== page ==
Aside from their AI, Pac-Man ghosts are hard-coded with certain rules. For example, when in a “chase” state, they cannot walk backward. When calculating the matrix of paths, the game ignores the tile they just came from. But I’ve observed multiple occasions when Kimagure steps backward.

You can see this in the below gif (note the blue ghost).

There is no way this should happen. I’ve spoken to Pacman aficianados on Reddit. They assure me that I’m describing something explicitly disallowed by the game’s source code! When I show them video evidence, they call it fake.

I’m not sure where to go next with this. A friend who knows electronics took a look at the cabinet’s PCB board and didn’t see anything obviously wrong. A full teardown by a skilled electrical engineer would settle the issue conclusively, but it would be expensive and might destroy the game.

So all I can do is think about it. And think and think some more.

The backtracking is just the start. I’ve documented a large amount of “illegal” play from my Kimagure. For example, there are certain squares (between the pair of T shapes near the bottom) that ghosts will not follow Pac-Man past. But the Kimagure in my cabinet sometimes ignores these. And when Pac-Man eats a ghost, they are supposed to return to the “ghost house” (the little rectangle in the middle of the maze). But my Kimagure will sometimes get “stuck” at the entrance, and will respawn there instead.

Often, his movements are impossible to explain through either his in-built AI or the game’s logic. Which is not to say that they’re random, or meaningless.

Several times, I have seen Kimagura perform a very precise sequence of movements. First, he will go left, then down-left. Second, he’ll return to his original spot and go down, then up-right. Third, he’ll go down-left, then up-right. Fourth, he’ll go left, then up.

I don’t know when it first occurred to me that this the semaphore code for “HELP”. But now that I’ve thought this thought, I can’t unthink it.

Is it just a coincidence? Or is Pac-Man’s blue ghost sending me a message?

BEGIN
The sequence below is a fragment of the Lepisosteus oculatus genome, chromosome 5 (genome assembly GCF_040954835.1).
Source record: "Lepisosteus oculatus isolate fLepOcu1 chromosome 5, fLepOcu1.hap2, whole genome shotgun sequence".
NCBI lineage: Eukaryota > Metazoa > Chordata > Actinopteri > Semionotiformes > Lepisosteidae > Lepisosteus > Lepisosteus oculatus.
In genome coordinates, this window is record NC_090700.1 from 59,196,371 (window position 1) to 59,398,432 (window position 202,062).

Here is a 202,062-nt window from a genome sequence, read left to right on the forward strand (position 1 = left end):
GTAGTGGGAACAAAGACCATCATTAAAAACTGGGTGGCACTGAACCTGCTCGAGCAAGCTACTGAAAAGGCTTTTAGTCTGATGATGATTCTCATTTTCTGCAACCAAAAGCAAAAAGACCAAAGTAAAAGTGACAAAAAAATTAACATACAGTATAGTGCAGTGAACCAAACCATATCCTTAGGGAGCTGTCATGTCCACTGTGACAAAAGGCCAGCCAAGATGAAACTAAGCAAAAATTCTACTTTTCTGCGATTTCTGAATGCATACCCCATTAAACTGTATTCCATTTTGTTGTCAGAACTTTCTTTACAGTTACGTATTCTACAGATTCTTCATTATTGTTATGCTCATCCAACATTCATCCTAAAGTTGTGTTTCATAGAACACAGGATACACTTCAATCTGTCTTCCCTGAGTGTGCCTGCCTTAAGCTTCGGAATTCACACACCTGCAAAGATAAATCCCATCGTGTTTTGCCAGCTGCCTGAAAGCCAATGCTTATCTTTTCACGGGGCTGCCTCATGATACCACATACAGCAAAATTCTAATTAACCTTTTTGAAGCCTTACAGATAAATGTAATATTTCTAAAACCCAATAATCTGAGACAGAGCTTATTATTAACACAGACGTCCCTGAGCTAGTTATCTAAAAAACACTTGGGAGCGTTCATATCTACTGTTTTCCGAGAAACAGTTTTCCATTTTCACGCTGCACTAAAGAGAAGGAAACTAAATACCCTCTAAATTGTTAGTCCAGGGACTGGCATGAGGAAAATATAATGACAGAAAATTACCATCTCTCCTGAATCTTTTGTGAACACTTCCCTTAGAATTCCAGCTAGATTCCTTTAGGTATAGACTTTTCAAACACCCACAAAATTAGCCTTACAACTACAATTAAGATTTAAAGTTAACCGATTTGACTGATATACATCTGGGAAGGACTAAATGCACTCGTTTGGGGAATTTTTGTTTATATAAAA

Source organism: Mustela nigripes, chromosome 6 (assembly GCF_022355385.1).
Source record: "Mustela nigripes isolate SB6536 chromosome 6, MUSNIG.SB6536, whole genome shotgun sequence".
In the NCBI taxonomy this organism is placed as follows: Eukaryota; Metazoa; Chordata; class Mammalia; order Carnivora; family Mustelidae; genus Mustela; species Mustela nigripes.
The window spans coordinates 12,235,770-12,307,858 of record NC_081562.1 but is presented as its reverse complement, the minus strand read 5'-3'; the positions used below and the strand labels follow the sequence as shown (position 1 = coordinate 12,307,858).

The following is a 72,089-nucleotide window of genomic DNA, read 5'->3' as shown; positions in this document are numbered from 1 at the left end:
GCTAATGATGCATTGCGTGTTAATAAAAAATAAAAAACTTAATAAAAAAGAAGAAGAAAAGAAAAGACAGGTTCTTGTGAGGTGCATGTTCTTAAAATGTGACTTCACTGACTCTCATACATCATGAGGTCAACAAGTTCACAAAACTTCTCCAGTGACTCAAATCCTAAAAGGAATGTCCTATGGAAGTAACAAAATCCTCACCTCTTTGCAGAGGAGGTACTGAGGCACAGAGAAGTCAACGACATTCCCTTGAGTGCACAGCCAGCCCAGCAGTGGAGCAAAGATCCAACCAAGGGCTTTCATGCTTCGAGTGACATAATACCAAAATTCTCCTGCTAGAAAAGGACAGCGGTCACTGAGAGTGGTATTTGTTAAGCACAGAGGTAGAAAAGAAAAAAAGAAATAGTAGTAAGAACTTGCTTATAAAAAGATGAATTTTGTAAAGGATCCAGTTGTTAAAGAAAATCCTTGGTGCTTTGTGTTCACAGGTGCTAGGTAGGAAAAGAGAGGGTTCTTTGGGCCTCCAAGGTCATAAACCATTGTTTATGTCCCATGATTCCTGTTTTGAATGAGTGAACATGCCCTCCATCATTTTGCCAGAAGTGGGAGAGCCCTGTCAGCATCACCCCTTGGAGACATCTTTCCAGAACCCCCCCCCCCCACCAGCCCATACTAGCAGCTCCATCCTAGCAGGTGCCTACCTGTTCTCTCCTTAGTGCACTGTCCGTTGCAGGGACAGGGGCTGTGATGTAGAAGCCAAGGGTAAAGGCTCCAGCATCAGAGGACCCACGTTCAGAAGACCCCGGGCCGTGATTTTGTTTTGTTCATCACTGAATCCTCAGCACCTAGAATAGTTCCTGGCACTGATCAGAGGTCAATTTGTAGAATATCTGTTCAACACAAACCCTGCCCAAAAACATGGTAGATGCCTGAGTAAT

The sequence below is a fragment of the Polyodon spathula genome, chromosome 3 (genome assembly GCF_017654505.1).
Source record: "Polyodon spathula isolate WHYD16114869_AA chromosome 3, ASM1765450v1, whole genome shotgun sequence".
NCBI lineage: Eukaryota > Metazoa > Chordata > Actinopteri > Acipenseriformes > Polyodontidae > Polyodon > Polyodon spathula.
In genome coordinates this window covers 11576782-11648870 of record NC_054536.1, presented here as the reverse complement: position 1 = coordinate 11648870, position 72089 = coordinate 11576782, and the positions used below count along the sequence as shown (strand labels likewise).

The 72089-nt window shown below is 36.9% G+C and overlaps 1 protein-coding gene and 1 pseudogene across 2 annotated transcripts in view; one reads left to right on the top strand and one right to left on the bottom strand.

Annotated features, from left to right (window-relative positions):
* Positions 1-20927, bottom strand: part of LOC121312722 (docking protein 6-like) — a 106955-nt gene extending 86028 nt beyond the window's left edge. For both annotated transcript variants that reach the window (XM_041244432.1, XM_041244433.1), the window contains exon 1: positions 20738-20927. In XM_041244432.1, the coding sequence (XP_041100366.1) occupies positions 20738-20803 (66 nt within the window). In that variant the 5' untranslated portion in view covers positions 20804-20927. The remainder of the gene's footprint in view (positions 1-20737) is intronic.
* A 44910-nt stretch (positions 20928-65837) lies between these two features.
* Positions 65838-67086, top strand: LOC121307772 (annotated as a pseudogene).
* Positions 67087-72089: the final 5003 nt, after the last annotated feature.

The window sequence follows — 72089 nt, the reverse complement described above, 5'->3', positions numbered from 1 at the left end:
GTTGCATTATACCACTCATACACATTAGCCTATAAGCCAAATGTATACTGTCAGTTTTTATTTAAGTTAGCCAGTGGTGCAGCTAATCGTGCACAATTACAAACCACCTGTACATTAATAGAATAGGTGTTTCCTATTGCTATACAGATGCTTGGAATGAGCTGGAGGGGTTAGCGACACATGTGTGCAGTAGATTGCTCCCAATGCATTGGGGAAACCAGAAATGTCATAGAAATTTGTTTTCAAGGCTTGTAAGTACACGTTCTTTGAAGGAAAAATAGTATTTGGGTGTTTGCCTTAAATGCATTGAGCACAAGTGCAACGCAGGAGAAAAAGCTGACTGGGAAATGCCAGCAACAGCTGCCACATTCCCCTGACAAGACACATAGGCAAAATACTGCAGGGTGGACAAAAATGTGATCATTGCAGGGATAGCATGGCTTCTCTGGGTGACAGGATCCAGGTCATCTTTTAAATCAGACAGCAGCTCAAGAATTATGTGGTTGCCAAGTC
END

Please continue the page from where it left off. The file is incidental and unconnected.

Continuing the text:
I should be clear that this doesn’t always happen. I have played thousands of games where Kimagure behaves properly. The backtracking is fairly rare. It only occurs in about one in a hundred games. And when backtracking does occur, often it seems random—Kimagure’s movements will spell nothing obvious in semaphore or any other vector-based language.

But maybe the messages are getting scrambled. After all, the most famous HELP ever signalled…

…actually doesn’t say HELP. The Fab Four are signaling NUVJ, because the photographer thought it looked more photogenic. If I’d been in his shoes, I would have use the cover to fuck with the “Paul is dead” guys. Maybe send Paul outside for a cig, and then get John, George, and Ringo to signal “RIP”. That’d set the pot boiling.

But back to Pac-Man, other things won’t leave my head. Maybe because I’ve put them there myself.

The other night, I got drunk. The alcohol had a weird, oily quality, and as soon as I drank it, I could feel it crawling through me.

I went to bed early. My head was pounding. Everything about the world seemed too much—every noise was too loud, and every light was too bright. The world seemed merciless and blade sharp. I just wanted to lie down, and not get cut by my senses anymore.

My bedsheets tangled around me like ropes as I slept, and my unconscious thrashing only served to draw them tighter. Soon I was being choked by sheets, my limbs twisted and incurvate like a torture victim’s. I could hardly move. Each twitch pulled the knots tighter. This sense of constriction flowed through into my nightmares, where it became something physical.

It became walls.

I still remember the dream. I am walking in a livid, ghastly maze. The walls are alive; perhaps more so than I am. They squirm and throb and shudder. I see veins twisting through pink marbled fat, and transverse bands of muscle flexing and relaxing. I touch a wall in wonder. Hot. Scalding. My fingers come away wet.

I glance around, seeing only the walls of the flesh-maze and a clouded sky above. The air is obscure—that word seems correct. It’s not bad, just strange. I suck in breath, and it sits in me like thrilling poison. Wind courses through the maze from some fierce but deep place, from some uncharted continent drawn from my subconscious. A jungle of the mind. A jungle of the mine.

Then, sounds fall like stones.

There’s a thud, a cry, and a guttural shriek of blood-freezing triumph. It’s fairly distant—many turns of the maze away—but close enough to make me urgently wonder what made it.